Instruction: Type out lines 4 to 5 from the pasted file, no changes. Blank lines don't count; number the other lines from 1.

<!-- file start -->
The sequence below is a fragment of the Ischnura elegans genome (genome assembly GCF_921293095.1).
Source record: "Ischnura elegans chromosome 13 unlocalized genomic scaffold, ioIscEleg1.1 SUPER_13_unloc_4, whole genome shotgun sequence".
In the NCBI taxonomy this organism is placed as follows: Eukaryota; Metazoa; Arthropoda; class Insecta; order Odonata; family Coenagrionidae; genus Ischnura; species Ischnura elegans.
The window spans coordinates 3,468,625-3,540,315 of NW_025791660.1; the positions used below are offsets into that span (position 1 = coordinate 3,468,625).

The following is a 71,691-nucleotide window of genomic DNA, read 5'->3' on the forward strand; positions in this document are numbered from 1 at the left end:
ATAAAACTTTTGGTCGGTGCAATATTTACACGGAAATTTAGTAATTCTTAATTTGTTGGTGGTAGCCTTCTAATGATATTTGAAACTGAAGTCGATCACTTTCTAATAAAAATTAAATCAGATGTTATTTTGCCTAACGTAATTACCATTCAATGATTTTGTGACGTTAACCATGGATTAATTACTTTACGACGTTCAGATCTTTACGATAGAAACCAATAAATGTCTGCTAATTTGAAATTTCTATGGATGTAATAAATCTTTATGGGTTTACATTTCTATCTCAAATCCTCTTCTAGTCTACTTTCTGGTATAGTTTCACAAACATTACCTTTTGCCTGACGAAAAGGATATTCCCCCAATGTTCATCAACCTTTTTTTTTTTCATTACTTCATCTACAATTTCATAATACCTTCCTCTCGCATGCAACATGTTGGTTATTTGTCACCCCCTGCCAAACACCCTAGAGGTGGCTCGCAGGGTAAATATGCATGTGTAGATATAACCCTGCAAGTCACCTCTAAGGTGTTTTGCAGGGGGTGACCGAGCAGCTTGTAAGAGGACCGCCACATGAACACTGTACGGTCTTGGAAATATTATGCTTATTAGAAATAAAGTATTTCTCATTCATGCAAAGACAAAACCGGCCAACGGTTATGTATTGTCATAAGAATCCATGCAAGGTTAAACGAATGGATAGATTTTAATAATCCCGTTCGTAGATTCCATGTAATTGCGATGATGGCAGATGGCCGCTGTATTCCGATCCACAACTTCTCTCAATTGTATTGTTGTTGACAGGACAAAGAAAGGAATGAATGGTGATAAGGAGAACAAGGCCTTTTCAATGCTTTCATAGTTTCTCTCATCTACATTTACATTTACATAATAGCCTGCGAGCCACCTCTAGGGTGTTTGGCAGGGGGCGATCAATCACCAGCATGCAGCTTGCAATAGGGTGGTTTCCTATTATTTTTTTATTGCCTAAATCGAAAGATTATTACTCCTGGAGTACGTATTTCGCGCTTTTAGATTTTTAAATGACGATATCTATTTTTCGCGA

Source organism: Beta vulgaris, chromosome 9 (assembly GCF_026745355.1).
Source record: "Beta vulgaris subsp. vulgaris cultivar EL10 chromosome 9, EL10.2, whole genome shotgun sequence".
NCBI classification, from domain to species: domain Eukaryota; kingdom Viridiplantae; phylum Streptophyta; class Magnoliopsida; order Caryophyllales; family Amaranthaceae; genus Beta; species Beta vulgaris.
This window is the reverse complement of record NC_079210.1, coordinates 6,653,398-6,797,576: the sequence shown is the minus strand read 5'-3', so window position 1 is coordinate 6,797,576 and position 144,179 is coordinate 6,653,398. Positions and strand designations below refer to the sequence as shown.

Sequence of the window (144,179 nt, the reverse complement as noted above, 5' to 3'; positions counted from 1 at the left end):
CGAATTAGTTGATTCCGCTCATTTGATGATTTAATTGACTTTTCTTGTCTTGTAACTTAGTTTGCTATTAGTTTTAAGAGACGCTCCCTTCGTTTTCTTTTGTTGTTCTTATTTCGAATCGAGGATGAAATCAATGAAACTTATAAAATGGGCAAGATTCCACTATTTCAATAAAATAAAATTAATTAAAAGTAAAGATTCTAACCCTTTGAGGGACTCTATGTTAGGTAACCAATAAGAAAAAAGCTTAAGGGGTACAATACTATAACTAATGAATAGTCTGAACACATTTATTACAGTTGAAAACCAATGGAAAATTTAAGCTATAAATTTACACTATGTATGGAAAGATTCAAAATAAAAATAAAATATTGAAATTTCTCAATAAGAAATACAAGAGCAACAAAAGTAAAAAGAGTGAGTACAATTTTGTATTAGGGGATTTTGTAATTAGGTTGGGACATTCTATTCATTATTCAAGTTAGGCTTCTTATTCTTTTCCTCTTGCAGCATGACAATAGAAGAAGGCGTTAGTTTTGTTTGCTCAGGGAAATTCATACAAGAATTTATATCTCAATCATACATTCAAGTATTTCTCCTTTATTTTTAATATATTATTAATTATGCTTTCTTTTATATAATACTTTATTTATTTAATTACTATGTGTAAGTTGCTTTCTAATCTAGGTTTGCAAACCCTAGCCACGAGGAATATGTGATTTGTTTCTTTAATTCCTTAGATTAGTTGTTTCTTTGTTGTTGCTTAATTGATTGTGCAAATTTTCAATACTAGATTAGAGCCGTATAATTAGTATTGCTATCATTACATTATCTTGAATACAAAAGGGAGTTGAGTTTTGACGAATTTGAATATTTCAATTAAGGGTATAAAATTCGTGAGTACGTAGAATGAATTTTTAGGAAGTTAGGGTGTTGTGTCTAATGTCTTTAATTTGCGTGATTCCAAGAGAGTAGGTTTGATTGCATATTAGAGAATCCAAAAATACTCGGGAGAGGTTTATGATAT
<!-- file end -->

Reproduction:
The window spans coordinates 3,468,625-3,540,315 of NW_025791660.1; the positions used below are offsets into that span (position 1 = coordinate 3,468,625).

The following is a 71,691-nucleotide window of genomic DNA, read 5'->3' on the forward strand; positions in this document are numbered from 1 at the left end: